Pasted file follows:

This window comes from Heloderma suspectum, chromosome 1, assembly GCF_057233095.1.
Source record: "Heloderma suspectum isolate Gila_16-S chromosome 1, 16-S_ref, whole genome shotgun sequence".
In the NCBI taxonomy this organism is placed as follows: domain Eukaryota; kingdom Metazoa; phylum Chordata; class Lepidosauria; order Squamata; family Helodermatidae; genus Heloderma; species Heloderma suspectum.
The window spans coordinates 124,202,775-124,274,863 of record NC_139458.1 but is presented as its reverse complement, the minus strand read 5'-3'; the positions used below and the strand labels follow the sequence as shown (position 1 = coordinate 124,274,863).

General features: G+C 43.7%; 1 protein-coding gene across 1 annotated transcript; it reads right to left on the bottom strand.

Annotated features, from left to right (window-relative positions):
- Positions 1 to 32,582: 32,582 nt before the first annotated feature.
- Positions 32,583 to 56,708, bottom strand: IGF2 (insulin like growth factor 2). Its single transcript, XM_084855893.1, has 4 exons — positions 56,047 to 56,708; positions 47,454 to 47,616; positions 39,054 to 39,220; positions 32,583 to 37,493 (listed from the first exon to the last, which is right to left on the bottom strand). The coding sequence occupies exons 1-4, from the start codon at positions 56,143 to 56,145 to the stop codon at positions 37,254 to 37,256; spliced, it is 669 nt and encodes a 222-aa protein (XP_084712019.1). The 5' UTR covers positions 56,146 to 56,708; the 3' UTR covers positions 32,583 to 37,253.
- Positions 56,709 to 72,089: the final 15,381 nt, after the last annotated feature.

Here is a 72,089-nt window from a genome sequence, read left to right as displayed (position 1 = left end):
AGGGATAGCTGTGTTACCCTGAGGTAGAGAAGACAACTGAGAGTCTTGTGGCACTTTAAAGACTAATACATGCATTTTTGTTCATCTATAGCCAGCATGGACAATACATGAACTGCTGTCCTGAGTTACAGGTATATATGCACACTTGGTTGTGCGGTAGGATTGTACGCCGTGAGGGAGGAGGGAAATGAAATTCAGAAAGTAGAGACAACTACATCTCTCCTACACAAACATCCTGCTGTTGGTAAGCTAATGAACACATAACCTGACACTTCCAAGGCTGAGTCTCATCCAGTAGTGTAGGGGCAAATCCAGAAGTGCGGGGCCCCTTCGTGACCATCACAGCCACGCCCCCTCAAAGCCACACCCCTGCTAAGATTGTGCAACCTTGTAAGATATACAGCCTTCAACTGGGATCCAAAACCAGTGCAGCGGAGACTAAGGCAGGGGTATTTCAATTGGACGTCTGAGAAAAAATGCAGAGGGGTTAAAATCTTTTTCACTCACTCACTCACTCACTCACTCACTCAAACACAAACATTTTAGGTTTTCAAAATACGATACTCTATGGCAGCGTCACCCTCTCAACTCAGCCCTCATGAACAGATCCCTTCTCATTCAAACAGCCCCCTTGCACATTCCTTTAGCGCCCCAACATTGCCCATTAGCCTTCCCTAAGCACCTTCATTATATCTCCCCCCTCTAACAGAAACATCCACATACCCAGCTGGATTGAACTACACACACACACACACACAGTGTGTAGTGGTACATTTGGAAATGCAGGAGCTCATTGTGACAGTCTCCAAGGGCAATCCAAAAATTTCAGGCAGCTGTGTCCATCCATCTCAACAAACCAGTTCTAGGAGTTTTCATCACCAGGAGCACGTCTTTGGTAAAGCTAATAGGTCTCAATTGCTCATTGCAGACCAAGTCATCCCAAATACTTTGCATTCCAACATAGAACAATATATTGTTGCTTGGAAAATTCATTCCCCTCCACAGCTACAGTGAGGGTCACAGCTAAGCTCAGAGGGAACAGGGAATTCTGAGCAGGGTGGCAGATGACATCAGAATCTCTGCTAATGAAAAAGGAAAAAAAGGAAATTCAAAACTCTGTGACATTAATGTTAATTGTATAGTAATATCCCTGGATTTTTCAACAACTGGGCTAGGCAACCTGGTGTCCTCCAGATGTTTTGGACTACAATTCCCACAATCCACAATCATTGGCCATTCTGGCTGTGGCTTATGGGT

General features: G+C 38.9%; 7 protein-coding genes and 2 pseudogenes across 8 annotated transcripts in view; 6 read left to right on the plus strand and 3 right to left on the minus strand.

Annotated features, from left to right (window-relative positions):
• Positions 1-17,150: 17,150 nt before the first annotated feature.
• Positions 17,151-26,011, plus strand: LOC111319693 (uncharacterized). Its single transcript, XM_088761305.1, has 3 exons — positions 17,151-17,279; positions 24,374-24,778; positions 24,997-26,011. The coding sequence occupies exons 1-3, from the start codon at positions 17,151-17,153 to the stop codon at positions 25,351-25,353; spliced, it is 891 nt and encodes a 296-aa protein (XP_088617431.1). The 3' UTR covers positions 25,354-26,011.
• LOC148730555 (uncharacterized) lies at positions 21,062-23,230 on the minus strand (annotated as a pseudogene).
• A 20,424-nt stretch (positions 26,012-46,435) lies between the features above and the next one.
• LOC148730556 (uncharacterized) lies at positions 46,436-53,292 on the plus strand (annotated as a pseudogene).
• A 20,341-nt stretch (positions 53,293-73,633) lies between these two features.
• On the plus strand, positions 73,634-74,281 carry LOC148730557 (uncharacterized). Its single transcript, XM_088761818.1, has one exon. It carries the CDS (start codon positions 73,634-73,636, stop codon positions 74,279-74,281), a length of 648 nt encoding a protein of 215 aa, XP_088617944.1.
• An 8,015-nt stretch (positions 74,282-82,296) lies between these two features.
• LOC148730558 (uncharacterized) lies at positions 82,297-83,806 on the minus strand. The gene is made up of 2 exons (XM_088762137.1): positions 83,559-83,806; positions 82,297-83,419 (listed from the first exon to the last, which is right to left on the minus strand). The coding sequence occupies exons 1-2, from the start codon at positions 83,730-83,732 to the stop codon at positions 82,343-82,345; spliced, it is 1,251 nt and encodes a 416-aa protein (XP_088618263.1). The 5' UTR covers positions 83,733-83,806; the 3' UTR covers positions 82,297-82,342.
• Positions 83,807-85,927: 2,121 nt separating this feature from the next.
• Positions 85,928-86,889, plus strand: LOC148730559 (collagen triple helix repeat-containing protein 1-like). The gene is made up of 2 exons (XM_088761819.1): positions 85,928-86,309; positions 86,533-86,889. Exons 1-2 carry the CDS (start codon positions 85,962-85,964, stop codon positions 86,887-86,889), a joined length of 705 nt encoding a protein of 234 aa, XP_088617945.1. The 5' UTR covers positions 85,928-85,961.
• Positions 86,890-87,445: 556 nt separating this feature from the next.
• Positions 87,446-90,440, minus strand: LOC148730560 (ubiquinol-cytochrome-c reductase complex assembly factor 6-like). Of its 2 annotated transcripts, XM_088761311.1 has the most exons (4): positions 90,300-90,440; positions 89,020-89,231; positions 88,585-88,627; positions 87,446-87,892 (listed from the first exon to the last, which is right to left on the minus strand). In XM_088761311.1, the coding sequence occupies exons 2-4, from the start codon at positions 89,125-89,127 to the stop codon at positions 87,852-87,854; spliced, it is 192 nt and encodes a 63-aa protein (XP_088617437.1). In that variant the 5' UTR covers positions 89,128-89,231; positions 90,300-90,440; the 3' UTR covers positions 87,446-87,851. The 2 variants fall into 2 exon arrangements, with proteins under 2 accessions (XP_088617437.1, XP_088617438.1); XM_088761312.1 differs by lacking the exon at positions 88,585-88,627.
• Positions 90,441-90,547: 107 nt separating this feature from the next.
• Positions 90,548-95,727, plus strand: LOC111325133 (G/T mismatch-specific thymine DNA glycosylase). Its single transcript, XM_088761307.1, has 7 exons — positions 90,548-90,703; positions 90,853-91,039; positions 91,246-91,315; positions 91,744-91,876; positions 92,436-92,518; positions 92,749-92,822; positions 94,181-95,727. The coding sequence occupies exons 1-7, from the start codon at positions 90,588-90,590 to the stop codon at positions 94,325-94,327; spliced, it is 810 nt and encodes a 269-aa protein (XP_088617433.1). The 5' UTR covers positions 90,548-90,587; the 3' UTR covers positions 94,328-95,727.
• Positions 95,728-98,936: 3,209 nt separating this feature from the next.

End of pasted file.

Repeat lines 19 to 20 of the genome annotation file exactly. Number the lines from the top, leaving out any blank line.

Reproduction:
• A 20,341-nt stretch (positions 53,293-73,633) lies between these two features.
• On the plus strand, positions 73,634-74,281 carry LOC148730557 (uncharacterized). Its single transcript, XM_088761818.1, has one exon. It carries the CDS (start codon positions 73,634-73,636, stop codon positions 74,279-74,281), a length of 648 nt encoding a protein of 215 aa, XP_088617944.1.